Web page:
One of the nation’s largest home health agencies is anticipating more of its business will tie quality services to payments, and is embracing the shift to an industry increasingly driven by numbers.
Nine states randomly selected to be a part of the new home health value-based purchasing (HHVBP) model by the Centers for Medicare & Medicaid Services (CMS) will see the model kick off Jan. 1, 2016, testing whether incentives can improve patient outcomes. Home health agencies involved in these models will receive increased Medicare payments for higher quality performance.
Paul Kusserow, president and CEO of Amedisys (NASDAQ: AMED), recently outlined where the home health giant is focusing its business in the coming year. With VBP models set to begin next month, Kusserow says Amedisys is still focused on traditional Medicare, but expects that clinical outcomes and quality measures will drive a large portion of the business.
Amedisys operates in seven of the nine states selected in these models. According to Kusserow, 30% of Amedisys’ business will be involved in VBP models in 2016.
“We’re betting heavily on quality,” Kusserow stated during the presentation.
The company, which sees 7.5 million visits per year, is taking steps to increase its ability to capture more quality metrics by utilizing software from Homecare Homebase throughout the business. Technology plays a critical role in proving value, according to Kusserow.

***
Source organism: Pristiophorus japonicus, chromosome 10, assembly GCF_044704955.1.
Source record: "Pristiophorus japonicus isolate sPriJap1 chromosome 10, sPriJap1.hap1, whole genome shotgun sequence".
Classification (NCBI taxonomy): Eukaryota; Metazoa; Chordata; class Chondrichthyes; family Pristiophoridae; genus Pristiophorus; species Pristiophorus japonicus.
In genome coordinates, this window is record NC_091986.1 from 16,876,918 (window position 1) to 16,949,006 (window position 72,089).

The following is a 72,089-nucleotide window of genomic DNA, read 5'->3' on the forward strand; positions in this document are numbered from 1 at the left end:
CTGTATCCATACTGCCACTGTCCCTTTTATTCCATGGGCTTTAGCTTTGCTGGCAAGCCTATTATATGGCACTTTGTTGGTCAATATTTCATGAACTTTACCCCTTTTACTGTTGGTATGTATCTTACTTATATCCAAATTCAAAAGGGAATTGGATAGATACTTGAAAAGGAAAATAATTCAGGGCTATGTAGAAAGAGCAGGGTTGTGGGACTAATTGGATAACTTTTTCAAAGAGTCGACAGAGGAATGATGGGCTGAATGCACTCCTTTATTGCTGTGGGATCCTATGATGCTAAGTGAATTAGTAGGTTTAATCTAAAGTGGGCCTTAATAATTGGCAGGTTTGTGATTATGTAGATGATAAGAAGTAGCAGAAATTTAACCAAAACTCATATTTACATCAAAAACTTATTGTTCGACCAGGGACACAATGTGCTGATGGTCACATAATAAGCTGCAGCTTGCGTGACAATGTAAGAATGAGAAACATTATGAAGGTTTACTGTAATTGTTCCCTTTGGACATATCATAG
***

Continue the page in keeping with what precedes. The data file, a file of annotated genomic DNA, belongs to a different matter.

“The warmest box of donuts doesn’t win anymore,” Kusserow told the audience. “It’s quantitative now. You have to look at referrals for your patients, look at star ratings…”
Kusserow also outlined that the company is betting that more referrals will be able to come to home health versus skilled nursing facilities (SNFs) as the health system starts rewarding lower-cost settings.
“We believe we will be able to take away a share from SNFs,” Kusserow said during the presentation. “Keeping people in the home is going to be increasingly important, and home health has a role to play.”
Despite these shifts, Amedisys still sees an immediate future for growth with traditional Medicare.
“We are very focused on Medicare growth at least for the next two or three years, predominantly it it’s traditional Medicare,” Kusserow said.
The company’s recent acquisition of Infinity HomeCare during the third quarter of 2015 reflects this growth strategy, as 99% of the Infinity’s business is traditional Medicare, according to Kusserow. Infinity is also already onboarded with HomeCare HomeBase’s software system.
Kusserow also noted that the company will probably seek to become part of accountable care organizations (ACOs) next year, stating, “we want to take some risk, keep people in their homes, but we want a bigger piece of the pie.”
Written by Amy Baxter